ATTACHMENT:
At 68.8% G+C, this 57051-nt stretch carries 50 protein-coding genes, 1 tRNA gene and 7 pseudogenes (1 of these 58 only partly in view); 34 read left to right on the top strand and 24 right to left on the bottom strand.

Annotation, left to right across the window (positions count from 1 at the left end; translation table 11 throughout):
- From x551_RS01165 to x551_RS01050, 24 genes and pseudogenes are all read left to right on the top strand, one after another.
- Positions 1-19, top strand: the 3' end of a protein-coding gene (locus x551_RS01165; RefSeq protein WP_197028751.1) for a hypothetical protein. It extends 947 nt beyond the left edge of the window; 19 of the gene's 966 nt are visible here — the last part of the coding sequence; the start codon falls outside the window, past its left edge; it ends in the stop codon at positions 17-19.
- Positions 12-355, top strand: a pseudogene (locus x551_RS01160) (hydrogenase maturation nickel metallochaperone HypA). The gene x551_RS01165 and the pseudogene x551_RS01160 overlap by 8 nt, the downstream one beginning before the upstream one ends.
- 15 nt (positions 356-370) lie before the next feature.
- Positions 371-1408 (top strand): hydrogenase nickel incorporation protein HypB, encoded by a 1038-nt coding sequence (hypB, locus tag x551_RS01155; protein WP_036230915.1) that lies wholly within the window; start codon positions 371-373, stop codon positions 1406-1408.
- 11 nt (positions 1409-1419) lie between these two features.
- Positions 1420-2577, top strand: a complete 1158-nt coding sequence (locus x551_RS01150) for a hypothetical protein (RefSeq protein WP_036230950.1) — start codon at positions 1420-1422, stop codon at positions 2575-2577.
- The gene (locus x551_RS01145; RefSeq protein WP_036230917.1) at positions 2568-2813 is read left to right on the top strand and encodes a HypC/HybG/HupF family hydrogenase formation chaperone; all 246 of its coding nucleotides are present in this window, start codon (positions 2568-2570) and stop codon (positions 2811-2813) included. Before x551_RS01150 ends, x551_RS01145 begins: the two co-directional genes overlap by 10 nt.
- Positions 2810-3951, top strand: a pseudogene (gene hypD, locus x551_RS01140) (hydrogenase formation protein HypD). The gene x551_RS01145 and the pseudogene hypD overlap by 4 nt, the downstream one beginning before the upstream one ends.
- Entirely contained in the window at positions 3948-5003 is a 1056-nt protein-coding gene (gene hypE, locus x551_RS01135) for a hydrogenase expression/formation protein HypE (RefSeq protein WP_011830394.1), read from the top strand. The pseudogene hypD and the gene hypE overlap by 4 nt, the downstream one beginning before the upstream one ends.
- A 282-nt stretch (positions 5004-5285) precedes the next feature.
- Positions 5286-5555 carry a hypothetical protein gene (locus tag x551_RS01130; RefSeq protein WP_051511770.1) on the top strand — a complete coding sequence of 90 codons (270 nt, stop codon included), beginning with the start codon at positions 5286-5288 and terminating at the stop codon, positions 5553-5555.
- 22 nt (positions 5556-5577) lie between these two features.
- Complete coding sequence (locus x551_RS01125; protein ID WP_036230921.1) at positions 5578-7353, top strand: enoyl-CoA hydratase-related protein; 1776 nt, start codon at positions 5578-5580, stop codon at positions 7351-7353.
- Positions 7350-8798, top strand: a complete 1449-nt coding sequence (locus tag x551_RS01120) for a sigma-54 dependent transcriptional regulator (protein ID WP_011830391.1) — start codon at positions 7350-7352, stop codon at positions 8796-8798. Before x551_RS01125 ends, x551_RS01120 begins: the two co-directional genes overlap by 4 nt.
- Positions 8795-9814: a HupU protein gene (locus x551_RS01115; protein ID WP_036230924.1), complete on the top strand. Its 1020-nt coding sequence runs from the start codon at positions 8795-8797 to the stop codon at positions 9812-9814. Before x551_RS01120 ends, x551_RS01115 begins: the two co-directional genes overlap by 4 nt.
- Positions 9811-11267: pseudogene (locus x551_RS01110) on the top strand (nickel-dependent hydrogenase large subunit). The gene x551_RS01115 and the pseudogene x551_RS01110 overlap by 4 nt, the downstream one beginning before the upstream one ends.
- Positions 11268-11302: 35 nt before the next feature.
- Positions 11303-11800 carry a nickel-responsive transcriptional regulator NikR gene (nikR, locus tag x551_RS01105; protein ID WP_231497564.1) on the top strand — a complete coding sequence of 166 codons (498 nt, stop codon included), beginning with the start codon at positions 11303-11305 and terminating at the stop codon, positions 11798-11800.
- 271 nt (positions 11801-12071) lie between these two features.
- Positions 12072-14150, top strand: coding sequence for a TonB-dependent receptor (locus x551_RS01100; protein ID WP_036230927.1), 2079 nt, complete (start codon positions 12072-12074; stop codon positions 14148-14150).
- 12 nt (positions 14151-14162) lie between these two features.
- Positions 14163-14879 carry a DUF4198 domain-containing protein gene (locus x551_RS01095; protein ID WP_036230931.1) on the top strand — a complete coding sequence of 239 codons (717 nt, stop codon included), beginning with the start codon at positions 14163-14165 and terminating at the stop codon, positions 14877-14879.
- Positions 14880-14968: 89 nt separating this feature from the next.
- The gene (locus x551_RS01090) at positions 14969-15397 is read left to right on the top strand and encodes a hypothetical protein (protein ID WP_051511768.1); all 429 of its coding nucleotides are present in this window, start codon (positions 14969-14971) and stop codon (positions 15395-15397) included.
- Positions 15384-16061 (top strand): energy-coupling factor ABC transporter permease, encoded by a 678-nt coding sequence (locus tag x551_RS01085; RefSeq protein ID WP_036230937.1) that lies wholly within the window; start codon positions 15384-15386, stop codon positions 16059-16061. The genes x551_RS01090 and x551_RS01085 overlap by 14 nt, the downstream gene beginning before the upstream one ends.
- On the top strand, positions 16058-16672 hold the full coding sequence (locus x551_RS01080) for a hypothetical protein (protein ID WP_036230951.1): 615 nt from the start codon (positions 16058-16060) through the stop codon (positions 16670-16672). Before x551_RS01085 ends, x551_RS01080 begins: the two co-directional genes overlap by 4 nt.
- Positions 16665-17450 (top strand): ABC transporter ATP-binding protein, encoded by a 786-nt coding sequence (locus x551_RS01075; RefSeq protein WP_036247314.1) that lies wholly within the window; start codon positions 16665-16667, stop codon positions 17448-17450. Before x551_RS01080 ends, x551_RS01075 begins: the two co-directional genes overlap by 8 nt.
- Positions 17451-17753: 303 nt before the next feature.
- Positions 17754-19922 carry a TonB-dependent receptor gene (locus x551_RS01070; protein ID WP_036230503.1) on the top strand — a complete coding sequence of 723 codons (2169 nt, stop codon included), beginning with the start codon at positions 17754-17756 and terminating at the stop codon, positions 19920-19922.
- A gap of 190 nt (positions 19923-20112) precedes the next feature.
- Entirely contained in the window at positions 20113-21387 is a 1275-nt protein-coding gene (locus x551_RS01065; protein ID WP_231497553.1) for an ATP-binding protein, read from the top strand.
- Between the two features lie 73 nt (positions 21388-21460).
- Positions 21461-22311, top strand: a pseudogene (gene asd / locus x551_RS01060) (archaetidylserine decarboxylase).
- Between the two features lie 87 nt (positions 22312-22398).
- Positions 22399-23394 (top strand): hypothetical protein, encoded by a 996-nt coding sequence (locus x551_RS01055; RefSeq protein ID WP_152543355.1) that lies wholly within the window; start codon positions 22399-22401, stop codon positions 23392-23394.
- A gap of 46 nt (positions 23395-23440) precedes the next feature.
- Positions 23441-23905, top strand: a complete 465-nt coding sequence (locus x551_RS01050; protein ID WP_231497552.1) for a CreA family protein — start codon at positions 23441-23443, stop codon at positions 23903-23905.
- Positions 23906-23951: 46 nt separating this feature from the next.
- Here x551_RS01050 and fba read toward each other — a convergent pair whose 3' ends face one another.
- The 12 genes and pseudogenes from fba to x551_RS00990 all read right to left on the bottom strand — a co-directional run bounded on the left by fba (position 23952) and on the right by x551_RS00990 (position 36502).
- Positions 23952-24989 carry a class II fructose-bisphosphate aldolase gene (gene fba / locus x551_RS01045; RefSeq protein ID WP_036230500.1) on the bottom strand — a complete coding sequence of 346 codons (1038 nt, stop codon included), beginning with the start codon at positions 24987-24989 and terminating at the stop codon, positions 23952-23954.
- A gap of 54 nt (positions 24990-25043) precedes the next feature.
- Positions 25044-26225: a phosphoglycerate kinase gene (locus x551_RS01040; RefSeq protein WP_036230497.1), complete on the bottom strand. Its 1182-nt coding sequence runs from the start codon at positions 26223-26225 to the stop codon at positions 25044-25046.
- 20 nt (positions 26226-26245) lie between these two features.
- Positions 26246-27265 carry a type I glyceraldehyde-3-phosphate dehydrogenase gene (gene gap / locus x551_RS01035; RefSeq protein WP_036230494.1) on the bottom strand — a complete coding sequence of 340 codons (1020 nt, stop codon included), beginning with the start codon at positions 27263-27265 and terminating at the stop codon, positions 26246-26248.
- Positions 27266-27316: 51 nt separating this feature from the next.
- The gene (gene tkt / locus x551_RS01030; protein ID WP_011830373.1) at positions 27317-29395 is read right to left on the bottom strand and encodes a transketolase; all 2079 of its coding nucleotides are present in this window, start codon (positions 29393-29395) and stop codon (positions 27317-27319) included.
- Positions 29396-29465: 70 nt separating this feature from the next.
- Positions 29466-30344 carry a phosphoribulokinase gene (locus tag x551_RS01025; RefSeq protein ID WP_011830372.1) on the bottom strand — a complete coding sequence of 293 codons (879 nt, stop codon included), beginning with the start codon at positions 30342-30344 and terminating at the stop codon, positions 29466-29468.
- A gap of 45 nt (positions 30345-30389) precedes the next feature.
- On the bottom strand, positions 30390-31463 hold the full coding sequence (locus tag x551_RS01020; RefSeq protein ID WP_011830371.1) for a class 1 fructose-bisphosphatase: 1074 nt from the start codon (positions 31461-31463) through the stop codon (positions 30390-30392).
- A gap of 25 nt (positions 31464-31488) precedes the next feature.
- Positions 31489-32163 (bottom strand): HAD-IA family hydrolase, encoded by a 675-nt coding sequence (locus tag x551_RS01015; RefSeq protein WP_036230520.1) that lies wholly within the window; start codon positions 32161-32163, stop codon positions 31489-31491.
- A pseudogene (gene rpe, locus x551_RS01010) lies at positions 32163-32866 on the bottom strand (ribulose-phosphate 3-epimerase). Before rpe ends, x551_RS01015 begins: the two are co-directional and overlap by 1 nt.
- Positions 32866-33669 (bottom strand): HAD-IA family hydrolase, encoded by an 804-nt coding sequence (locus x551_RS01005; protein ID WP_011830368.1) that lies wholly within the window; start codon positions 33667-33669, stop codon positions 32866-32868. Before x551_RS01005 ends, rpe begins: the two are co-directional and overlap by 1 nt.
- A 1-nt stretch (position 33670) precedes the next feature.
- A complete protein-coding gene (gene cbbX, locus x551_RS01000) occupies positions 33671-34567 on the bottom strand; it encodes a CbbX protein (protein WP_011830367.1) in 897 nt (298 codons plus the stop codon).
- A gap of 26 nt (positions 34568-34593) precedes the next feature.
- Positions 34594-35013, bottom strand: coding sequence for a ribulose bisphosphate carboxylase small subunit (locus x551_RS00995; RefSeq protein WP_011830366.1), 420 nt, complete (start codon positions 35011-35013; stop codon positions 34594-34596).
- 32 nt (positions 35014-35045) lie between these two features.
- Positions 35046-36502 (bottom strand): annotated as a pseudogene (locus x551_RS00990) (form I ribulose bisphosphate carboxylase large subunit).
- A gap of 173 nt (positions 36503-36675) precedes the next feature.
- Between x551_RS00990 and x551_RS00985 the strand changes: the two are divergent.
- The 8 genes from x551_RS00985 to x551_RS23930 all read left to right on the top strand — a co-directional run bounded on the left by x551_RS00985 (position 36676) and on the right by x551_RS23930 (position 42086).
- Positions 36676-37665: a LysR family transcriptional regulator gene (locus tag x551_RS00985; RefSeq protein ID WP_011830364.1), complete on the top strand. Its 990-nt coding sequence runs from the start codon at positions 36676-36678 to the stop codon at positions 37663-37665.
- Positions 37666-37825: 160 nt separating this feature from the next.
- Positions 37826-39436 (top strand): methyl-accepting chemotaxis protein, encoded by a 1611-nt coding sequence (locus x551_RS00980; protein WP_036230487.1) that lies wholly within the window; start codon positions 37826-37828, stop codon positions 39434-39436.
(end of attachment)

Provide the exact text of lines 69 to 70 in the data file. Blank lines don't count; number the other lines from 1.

- Positions 37666-37825: 160 nt separating this feature from the next.
- Positions 37826-39436 (top strand): methyl-accepting chemotaxis protein, encoded by a 1611-nt coding sequence (locus x551_RS00980; protein WP_036230487.1) that lies wholly within the window; start codon positions 37826-37828, stop codon positions 39434-39436.